“The Revenant,” a movie nominated for 12 Oscars including for best picture and best actor, is a film inspired by the true story of mountain man Hugh Glass. Jon T. Coleman, professor of history at Notre Dame and author of “Here Lies Hugh Glass: A Mountain Man, A Bear, and the Rise of the American Nation,” praised the movie’s beauty, ambition and creativity with its source material.
Using web samples from black widow spiders fed with crickets, researchers at Notre Dame have successfully used DNA samples to identify both the spider and the species of its prey. Such noninvasive sampling to obtain genetic information could have practical implications in several fields including conservation research and pest management.
Richard Garnett, Paul J. Schierl/Fort Howard Corporation Professor of Law at Notre Dame, has joined 15 other constitutional scholars in filing an amicus curiae brief in the U.S. Supreme Court’s Little Sisters of the Poor v. Burwell case. The case will determine whether the Little Sisters of the Poor and similar ministries can be forced to comply with the contraceptive mandate of the U.S. Department of Health and Human Services.
Shakespeare at Notre Dame has kicked off “SHAKESPEARE: 1616-2016,” a yearlong series of performances, conferences and special events commemorating the 400th anniversary of William Shakespeare’s death and his legacy. “Act One” of the celebration includes events slated during the University of Notre Dame’s spring semester, which runs January through April.
Jimmy Gurulé, professor of law in the Notre Dame Law School, with six other law professors who teach and publish in the field of national security law, has filed an amici curiae, or friends of the court brief, on behalf of the families of the 241 U.S. servicemen killed in the 1983 truck-bombing attack on a Marine barracks in Beirut.
If they successfully invade Lake Erie, Asian carp could eventually account for about a third of the total weight of fish in the lake and could cause declines in most fish species—including prized sport and commercial fish such as walleye, according to a new computer modeling study. However, most of the expected declines in Lake Erie will not be as extreme as some experts have predicted, according to the food-web study by Notre Dame’s David Lodge and colleagues from other American and Canadian research institutions.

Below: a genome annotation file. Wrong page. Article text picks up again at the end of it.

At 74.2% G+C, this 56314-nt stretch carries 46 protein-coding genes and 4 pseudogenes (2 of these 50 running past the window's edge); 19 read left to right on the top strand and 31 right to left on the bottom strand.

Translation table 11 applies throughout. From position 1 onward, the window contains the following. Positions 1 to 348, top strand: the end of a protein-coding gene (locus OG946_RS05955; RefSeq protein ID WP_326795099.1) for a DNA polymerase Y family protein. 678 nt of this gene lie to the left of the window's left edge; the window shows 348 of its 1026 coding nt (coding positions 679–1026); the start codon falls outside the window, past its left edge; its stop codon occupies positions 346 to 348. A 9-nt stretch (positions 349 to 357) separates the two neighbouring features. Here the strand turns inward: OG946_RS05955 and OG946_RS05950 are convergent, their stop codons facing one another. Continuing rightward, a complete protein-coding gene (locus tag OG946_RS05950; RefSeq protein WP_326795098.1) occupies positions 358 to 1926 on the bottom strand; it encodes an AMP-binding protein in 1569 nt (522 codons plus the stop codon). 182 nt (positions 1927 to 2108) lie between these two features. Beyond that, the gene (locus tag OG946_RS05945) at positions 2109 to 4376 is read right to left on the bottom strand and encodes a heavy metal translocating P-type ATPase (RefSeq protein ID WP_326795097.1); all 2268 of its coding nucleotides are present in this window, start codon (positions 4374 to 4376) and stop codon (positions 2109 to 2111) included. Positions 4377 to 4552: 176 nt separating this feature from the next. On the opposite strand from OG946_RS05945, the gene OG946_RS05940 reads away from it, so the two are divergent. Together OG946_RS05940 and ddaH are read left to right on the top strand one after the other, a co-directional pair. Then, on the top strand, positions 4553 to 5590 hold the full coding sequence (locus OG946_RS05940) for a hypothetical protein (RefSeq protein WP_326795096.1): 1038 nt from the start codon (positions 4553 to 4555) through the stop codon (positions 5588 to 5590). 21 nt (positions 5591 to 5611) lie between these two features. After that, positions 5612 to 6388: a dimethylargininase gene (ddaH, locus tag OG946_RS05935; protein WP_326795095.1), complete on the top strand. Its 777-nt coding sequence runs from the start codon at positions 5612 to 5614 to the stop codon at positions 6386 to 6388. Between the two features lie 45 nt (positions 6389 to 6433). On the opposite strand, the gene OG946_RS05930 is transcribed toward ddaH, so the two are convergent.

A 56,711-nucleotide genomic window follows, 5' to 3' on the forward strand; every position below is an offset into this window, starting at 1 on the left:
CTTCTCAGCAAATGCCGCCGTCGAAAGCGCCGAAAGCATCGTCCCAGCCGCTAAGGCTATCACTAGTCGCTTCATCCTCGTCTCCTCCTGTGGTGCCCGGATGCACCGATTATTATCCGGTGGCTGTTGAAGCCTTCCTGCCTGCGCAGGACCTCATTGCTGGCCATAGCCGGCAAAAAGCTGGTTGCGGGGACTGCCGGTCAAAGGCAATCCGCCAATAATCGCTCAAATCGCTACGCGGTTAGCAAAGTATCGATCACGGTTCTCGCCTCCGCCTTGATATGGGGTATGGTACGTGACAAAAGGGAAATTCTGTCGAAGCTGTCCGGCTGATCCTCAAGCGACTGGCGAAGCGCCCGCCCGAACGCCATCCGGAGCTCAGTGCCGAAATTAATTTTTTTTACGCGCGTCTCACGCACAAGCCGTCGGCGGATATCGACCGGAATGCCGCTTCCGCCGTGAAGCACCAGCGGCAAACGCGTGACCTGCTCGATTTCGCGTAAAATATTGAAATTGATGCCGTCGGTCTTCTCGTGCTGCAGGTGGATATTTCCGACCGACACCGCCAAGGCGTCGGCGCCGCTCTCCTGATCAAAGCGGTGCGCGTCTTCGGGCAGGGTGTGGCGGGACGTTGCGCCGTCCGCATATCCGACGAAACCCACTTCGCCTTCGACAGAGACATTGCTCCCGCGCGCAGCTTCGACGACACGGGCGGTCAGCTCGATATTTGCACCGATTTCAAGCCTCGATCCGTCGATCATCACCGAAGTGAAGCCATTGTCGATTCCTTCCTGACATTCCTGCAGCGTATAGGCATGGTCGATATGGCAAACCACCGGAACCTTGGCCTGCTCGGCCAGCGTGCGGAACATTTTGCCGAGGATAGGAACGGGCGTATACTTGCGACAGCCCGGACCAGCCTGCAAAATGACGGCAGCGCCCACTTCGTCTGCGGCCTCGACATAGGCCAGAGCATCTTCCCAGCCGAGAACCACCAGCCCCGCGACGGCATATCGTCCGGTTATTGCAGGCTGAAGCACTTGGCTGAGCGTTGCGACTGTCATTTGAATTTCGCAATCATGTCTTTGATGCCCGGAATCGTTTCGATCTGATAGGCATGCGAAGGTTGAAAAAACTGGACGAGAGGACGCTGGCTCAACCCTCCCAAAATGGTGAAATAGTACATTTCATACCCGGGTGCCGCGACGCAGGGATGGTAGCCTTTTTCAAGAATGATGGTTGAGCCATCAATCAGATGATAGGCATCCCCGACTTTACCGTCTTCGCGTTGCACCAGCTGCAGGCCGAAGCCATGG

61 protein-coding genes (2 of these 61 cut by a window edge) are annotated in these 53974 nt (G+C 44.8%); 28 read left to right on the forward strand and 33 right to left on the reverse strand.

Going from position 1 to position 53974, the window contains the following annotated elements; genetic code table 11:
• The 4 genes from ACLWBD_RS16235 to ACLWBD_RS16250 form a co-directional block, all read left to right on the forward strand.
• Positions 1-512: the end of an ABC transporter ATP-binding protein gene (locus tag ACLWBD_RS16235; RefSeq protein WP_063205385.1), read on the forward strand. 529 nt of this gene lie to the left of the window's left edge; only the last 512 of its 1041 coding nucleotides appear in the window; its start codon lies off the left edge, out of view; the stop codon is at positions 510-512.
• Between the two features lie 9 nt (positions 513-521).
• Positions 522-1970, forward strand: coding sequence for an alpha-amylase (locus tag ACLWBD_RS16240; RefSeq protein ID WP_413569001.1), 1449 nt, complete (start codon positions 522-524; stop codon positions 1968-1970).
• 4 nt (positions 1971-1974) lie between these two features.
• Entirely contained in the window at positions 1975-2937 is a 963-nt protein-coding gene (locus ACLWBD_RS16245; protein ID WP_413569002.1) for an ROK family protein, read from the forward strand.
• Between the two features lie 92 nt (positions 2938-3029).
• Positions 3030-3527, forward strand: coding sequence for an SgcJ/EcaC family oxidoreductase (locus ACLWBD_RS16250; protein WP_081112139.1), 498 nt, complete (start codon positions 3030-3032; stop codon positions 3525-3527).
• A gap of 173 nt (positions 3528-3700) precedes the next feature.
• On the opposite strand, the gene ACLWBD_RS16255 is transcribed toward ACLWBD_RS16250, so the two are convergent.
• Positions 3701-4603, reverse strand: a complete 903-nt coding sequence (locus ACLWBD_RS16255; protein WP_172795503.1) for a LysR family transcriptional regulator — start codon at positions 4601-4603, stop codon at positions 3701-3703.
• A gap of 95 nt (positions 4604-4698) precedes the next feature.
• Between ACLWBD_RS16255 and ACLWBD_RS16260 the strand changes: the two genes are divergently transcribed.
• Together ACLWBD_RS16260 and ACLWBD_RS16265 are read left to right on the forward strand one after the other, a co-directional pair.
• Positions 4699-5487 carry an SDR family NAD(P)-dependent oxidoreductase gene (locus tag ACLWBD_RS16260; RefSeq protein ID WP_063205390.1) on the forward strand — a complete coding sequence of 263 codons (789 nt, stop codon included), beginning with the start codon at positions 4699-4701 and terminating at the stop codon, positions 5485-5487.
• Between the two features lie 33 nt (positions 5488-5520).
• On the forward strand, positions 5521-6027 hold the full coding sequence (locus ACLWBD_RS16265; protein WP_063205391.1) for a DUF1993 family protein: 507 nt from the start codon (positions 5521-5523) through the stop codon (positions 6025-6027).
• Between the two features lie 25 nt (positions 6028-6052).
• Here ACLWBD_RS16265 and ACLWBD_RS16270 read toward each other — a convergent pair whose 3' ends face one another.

Alex E. Chávez, an assistant professor in anthropology and Fellow of the Institute for Latino Studies (ILS), sees parallels between longstanding Latino migration to the United States and the current crisis of Middle Eastern and North African migration to Europe. He was part of a group of ILS faculty fellows who met with Italian scholars to discuss immigration at Notre Dame’s Global Gateway Center in Rome in October.
Joan Brennecke, Keating-Crawford Professor of Chemical and Biomolecular Engineering at Notre Dame, is the recipient of a $2 million U.S. Department of Energy (DOE) grant for research that could fundamentally change the way the country uses and produces energy.
Villages on the moon, constructed through cooperation between astronauts and robotic systems on the lunar surface, could become a reality as early as 2030. That’s the consensus of a recent international conference of scientists, engineers and industry experts, including Clive Neal, a Notre Dame planetary geologist.
Studies show that nearly all college students own a cellphone, and most of those students use text messaging as their main form of communication. Researchers from Notre Dame used the centrality of cellphones in college students’ lives to delve deep into students’ usage habits and how their social networks affect their everyday lives.
Physicists around the world were puzzled recently when an unusual bump appeared in the signal of the Large Hadron Collider, causing them to wonder if it was a new particle previously unknown, or perhaps even two new particles. Adam Martin, assistant professor of physics at Notre Dame, said he and other theoretical physicists had heard about the results before they were released on Dec. 15, and groups began brainstorming about what the bump could mean if confirmed—a long shot, but an intriguing one.
A five-year collaboration between institutions in the United States and Sweden has resulted in a new, public dataset for researchers of democracy. The first of its kind, the Varieties of Democracy (V-Dem) dataset has institutional homes at Notre Dame’s Kellogg Institute for International Studies and the V-Dem Institute in the Department of Political Science, University of Gothenburg, Sweden.